Cameron and Obama - two minds greater than one...?
10 June 2011 | By Cause4 staff
Last month, during President Obama’s first official state visit to Britain, it was stated that the USA and United Kingdom will draw upon joint knowledge and expertise in a bid to strengthen global volunteering and community engagement.
As one of six joint collaborative initiatives announced, Cameron and Obama have said that the world’s leading volunteer organisations, US Peace Corps and Voluntary Services Overseas, will join together to ‘promote volunteering and active citizenship through people to people exchanges.’ It is envisaged that they will work alongside communities and organisations to develop effective strategies in order to increase volunteering and ultimately address world issues of poverty.
There is great scope for success here, with both organisations being well established in their field. The UK’s VSO is a leading international development charity, who last year alone assisted 26 million people in reducing poverty, with 1600 international volunteers working in 42 countries across the world today. US Peace Corps was established in 1961 by President John F. Kennedy, and currently has 8,655 volunteers working with local communities within 77 countries. To date, over 200,000 Americans have served with US Peace Corps.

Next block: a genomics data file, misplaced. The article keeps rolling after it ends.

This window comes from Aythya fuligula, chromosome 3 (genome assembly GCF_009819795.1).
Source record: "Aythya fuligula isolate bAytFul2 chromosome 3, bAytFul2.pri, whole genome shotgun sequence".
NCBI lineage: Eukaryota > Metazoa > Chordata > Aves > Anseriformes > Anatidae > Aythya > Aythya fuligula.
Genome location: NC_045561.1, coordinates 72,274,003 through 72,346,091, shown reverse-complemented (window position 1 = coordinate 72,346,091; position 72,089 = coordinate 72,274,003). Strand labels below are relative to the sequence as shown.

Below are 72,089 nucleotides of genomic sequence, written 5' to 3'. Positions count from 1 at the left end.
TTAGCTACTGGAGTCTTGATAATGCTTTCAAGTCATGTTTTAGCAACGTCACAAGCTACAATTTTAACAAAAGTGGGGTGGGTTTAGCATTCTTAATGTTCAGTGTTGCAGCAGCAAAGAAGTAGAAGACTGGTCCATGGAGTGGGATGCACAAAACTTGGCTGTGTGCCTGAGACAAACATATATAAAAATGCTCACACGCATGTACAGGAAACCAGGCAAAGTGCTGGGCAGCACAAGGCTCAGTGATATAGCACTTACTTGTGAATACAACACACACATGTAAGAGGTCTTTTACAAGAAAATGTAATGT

With over 50 years experience between them, and with a shared vision and ambition, we expect to see great achievements from this partnership. Indeed, given that both US Peace Corps and VSO are such successful organisations, there is a great deal of promise in their ability to realise an effective strategy. It is extremely encouraging that Obama and Cameron have recognised the importance of pubic engagement through volunteering and, in combining resources and expertise, are able to implement an ambitious, yet fundamentally crucial, programme.
Whilst volunteering and active community engagement are increasing, numbers are still low. There is always scope for all of us to do more, so we hope a new wave of encouragement and wider promotion will be enough to raise the population’s involvement. It is also envisaged that through the partnership a wider scope for learning and policy will be developed, strengthening the way in which we implement volunteering projects in the future.
So, good luck to a new transatlantic partnership, we hope it will pave the way for others, and will be a great example of allowing people to volunteer, get out there and get stuck in.